About me

I started wood engraving on endgrain boxwood in 1980, whilst studying at the Royal College of Art, and since then have been making prints for illustration, commissions and for exhibition. Inspirations include landscape and architecture. I am fascinated by subjects which give me the opportunity to explore the textures and patterns which can be made with the various engraving tools.


I was first introduced to wood engraving by Yvonne Skargon at the RCA many years ago. Already a keen user of pen and ink I became enthralled by the variety and sparkling richness of line, pattern, and texture offered by engraving, and by the pleasure of cutting marks into such a beautiful smooth surface. This enthusiasm for the decorative qualities of the medium has remained with me through 30 years of projects, commissions, freelance illustration and self-generated printmaking, engravings made for the pleasure of exploring favourite themes: landscape, including mountains, rivers, coasts, and woodland; gardens; and traditional architecture, to the extent that I visualise any inspiring places as potential engravings. I look for subjects with potential for a dramatic composition, and enjoy rendering the diverse shapes of flower and foliage in a garden border, or rocks, waves, splashes, waterfalls, and snowflakes, trying to capture their essence in a series of graphic marks on a dark ground. I have also found engraving to be the ideal art form for a short-sighted artist.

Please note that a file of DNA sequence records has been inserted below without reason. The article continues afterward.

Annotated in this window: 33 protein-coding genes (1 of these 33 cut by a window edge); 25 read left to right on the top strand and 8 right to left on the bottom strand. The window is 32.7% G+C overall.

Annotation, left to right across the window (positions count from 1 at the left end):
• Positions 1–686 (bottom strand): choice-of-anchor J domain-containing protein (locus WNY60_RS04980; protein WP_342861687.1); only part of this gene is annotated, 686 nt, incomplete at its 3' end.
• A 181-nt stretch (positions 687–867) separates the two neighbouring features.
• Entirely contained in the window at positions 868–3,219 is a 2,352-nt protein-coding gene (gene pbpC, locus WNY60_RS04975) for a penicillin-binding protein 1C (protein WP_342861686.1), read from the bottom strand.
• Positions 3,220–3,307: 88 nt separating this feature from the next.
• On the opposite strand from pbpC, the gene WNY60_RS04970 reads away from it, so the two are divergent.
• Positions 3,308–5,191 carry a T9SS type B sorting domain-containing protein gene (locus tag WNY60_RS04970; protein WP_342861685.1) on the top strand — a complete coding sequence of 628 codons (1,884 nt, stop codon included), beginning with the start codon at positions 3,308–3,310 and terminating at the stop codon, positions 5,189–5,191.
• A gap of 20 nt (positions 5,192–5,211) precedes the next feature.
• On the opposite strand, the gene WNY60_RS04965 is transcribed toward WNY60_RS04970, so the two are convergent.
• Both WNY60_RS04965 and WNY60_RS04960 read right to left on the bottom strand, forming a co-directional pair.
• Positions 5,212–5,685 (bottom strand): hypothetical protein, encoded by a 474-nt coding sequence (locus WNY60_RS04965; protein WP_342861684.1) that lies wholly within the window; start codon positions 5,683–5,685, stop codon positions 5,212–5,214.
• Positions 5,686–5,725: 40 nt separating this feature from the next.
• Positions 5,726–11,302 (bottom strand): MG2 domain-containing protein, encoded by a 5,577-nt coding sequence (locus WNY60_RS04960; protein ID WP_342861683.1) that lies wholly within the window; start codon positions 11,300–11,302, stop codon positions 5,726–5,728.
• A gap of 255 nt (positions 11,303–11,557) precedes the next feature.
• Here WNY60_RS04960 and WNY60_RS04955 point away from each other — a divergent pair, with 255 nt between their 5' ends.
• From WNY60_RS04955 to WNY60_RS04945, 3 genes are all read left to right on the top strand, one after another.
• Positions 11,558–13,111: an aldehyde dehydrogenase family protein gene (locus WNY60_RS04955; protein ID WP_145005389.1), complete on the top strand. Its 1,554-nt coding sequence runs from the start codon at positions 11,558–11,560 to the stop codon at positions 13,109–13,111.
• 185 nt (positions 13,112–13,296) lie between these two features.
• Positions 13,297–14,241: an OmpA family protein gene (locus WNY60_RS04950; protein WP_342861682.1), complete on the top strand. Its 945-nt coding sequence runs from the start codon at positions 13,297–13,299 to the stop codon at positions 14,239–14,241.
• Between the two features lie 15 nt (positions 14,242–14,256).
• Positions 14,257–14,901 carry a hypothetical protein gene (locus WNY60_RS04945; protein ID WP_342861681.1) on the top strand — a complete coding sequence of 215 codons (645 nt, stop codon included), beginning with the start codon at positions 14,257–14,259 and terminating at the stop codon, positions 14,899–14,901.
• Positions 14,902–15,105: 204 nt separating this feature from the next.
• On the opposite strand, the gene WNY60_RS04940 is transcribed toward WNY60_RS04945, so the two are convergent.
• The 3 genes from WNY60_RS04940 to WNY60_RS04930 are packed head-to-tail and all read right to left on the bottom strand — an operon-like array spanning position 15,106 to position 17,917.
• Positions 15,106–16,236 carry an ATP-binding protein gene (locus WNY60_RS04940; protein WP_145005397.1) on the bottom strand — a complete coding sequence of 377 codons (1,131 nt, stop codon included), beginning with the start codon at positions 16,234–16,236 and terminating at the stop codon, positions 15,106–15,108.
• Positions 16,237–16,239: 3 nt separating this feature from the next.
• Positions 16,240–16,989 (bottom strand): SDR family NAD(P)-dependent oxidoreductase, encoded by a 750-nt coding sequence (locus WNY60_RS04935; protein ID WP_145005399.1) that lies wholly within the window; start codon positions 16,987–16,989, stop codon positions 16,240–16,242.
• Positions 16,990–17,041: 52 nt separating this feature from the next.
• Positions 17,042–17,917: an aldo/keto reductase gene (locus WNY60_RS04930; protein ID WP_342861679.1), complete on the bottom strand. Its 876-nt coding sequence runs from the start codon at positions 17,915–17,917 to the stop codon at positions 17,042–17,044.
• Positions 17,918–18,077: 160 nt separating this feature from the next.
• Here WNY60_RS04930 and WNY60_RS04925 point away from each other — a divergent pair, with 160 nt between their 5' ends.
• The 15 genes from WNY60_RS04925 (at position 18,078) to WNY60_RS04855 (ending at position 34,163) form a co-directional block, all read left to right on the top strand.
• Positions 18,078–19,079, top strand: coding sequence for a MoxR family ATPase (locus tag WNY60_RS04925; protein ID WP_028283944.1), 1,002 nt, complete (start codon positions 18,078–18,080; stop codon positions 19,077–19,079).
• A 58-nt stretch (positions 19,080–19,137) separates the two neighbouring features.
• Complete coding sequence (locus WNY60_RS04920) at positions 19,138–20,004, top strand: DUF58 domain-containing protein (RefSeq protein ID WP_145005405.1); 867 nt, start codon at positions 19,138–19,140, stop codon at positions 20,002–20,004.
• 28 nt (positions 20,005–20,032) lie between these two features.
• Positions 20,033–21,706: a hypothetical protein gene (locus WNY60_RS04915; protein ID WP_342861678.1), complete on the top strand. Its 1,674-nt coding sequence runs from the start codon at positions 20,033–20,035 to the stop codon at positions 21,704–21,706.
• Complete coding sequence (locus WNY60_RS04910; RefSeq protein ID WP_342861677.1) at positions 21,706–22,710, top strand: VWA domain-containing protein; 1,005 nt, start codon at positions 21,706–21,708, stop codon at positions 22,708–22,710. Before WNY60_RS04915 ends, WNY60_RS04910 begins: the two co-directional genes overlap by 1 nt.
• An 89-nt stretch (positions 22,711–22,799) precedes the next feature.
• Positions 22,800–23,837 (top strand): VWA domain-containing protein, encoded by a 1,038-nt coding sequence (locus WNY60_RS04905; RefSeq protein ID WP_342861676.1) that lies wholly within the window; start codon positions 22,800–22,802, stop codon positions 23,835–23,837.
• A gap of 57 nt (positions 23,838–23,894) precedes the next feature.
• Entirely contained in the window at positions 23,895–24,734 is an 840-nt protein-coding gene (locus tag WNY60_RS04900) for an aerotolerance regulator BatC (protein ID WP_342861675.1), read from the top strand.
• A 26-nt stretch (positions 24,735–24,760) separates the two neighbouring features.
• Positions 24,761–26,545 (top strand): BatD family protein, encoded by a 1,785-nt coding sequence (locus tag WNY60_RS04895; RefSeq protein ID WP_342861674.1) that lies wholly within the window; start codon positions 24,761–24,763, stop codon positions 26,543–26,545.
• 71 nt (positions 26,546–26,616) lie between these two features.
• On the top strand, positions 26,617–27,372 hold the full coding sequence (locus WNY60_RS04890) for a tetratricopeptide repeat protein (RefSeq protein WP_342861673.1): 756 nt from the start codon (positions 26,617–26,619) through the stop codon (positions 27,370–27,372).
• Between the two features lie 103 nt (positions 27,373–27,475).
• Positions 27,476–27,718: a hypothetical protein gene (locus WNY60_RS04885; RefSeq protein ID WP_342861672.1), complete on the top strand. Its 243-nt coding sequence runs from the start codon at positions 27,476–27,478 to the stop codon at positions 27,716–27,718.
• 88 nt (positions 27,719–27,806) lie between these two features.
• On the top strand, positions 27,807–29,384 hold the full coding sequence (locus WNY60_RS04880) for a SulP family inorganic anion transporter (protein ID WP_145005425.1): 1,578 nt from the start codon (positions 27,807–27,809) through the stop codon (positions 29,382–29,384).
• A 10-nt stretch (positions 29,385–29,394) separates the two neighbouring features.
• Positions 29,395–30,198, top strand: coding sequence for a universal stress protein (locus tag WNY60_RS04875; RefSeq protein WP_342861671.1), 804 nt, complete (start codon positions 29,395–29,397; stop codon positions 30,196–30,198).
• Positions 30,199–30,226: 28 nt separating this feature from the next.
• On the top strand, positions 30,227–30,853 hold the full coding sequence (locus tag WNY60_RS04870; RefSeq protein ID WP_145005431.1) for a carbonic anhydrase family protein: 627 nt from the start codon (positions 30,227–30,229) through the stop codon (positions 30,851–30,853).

Most of the engravings are worked on small endgrain boxwood blocks, which have a dense and close-grained surface, so the medium encourages a cautious and detailed approach. Mistakes cannot be reversed – once a mark has been engraved it cannot be filled in again. An uncut block would print as a solid black area, and the fine tools incise white marks into the black surface, and as with other relief printing methods like lino and woodcut the raised areas are then inked and printed, which gives the engraving its characteristic appearance. I now print engravings on a Victorian Albion press, inherited from my mentor Yvonne, but for many years I hand-burnished them with an old spoon. I source my woodblocks from Chris Daunt.


I have engraved illustrations for Folio Society books over the years, including 'The Lives of the Later Caesars'; Walter Scott's 'The Bride of Lammermoor', Flora Thompson's 'Lark Rise to Candleford', some Shakespeare plays, and endpapers for Chaucer's Canterbury Tales. I have also used engraving for a food packaging project for Waitrose, and also a private commission to illustrate the history of information technology from ancient times.

In ink and watercolour I have illustrated several topographical books, children`s picture books, and hundreds of decorative images for greetings cards and for the giftware industry, often on Christmas themes, from ceramic mugs and plates to enamel boxes.

Exhibitions and memberships

I have been a member of the Society of Wood Engravers for 30 years, exhibiting every year, and in 2012 I was awarded the first Bewick Society prize. I am a member of the Sussex Guild and show engravings at selected craft events, I have taken part in group exhibitions such as the annual `Florum` botanical show, and also have work in several galleries throughout the country. I have demonstrated engraving at Art in Action and Craft in Focus events, and as a regular participant in South East Open Studios over the years.

A video about engraving and printing a wood block

Working on small endgrain boxwood block.

Making a print.